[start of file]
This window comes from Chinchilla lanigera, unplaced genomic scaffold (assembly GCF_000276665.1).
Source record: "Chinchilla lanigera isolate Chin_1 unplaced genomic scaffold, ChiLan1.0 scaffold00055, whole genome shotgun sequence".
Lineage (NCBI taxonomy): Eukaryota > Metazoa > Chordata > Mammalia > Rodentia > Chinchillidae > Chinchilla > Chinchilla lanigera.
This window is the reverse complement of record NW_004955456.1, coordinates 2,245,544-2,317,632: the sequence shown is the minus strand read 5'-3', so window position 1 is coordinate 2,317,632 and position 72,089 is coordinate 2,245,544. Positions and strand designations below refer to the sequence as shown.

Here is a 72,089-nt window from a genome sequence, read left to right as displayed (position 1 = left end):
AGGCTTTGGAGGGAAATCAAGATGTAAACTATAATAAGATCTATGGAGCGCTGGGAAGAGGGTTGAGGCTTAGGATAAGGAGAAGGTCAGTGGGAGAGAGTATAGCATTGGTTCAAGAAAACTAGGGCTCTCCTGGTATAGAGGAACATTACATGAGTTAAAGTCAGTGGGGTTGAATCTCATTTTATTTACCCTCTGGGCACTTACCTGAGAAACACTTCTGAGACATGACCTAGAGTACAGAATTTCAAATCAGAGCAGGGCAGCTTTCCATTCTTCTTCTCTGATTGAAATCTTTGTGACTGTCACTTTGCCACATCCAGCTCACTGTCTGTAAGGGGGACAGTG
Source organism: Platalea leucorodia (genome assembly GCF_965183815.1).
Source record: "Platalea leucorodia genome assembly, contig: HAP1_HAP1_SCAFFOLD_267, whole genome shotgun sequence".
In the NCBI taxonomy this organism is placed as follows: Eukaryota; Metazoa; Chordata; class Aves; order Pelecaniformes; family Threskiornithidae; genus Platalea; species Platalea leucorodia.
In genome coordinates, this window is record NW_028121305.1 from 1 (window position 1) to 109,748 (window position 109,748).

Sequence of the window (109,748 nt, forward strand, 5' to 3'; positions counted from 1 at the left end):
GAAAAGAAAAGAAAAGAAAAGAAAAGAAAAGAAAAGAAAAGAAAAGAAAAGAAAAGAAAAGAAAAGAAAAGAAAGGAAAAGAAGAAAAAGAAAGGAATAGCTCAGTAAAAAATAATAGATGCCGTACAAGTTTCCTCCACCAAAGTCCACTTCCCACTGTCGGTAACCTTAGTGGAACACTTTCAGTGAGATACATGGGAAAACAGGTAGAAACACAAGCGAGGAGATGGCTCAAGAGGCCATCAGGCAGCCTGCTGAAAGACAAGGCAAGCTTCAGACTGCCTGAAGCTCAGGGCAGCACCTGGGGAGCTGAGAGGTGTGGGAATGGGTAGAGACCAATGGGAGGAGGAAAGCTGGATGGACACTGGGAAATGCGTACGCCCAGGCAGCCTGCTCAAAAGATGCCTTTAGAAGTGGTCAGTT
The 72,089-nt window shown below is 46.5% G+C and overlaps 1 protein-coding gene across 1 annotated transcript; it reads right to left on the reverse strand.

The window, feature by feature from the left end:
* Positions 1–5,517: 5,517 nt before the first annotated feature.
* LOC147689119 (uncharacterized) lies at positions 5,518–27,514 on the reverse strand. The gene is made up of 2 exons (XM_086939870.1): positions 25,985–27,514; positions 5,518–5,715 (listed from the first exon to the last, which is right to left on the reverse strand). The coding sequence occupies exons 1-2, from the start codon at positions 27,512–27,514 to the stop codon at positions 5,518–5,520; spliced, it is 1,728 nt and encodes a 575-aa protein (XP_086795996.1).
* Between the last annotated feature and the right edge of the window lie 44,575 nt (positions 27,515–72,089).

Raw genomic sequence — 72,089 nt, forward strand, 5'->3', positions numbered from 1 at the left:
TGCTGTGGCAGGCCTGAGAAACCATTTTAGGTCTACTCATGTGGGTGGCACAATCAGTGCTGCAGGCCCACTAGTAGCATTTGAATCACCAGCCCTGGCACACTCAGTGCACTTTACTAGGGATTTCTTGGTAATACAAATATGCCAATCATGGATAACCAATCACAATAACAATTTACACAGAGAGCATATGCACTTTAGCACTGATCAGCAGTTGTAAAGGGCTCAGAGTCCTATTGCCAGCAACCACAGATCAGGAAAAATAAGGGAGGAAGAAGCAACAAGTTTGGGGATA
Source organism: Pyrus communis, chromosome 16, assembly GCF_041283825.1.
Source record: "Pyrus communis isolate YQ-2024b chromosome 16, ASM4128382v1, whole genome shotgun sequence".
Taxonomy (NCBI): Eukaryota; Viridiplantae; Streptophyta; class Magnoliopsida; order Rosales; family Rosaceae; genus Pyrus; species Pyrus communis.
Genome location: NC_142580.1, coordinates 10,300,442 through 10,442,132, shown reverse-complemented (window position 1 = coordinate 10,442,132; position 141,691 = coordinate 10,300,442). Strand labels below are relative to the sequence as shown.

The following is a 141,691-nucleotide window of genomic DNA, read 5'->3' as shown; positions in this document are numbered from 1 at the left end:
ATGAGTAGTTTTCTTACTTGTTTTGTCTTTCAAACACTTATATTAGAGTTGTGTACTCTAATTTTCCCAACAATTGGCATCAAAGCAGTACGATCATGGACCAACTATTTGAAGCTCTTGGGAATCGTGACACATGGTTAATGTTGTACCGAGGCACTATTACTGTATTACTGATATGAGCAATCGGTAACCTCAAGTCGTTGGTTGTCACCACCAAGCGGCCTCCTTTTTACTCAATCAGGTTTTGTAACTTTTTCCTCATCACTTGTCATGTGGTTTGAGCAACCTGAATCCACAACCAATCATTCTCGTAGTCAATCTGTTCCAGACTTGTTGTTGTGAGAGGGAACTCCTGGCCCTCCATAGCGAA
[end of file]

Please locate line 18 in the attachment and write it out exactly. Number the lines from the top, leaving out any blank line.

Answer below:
Raw genomic sequence — 72,089 nt, forward strand, 5'->3', positions numbered from 1 at the left: